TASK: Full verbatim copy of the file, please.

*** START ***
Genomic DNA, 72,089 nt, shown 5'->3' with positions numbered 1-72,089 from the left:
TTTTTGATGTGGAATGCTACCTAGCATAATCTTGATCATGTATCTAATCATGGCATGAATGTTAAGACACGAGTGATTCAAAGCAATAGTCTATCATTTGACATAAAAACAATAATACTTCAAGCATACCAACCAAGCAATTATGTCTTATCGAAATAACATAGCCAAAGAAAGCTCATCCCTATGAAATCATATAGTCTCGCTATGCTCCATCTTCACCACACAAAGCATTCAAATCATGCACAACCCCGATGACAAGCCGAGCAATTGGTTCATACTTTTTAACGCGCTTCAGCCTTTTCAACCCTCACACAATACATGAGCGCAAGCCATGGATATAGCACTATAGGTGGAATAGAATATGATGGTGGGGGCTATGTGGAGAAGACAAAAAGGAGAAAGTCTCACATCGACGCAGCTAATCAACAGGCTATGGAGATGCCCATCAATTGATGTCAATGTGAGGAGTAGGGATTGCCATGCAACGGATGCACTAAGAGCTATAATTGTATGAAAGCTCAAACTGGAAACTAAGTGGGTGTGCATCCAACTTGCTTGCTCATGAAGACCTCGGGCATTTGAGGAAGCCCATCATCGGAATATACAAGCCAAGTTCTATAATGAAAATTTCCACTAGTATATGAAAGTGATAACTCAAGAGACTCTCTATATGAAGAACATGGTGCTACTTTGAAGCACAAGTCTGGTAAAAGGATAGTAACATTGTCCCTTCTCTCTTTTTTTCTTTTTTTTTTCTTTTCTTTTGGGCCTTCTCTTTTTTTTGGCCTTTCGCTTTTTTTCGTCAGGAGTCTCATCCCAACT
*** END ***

Genomic DNA, 72,089 nt, shown 5'->3' with positions numbered 1-72,089 from the left:
TTTTTGATGTGGAATGCTACCTAGCATAATCTTGATCATGTATCTAATCATGGCATGAATGTTAAGACACGAGTGATTCAAAGCAATAGTCTATCATTTGACATAAAAACAATAATACTTCAAGCATACCAACCAAGCAATTATGTCTTATCGAAATAACATAGCCAAAGAAAGCTCATCCCTATGAAATCATATAGTCTCGCTATGCTCCATCTTCACCACACAAAGCATTCAAATCATGCACAACCCCGATGACAAGCCGAGCAATTGGTTCATACTTTTTAACGCGCTTCAGCCTTTTCAACCCTCACACAATACATGAGCGCAAGCCATGGATATAGCACTATAGGTGGAATAGAATATGATGGTGGGGGCTATGTGGAGAAGACAAAAAGGAGAAAGTCTCACATCGACGCAGCTAATCAACAGGCTATGGAGATGCCCATCAATTGATGTCAATGTGAGGAGTAGGGATTGCCATGCAACGGATGCACTAAGAGCTATAATTGTATGAAAGCTCAAACTGGAAACTAAGTGGGTGTGCATCCAACTTGCTTGCTCATGAAGACCTCGGGCATTTGAGGAAGCCCATCATCGGAATATACAAGCCAAGTTCTATAATGAAAATTTCCACTAGTATATGAAAGTGATAACTCAAGAGACTCTCTATATGAAGAACATGGTGCTACTTTGAAGCACAAGTCTGGTAAAAGGATAGTAACATTGTCCCTTCTCTCTTTTTTTCTTTTTTTTTTCTTTTCTTTTGGGCCTTCTCTTTTTTTTGGCCTTTCGCTTTTTTTCGTCAGGAGTCTCATCCCAACT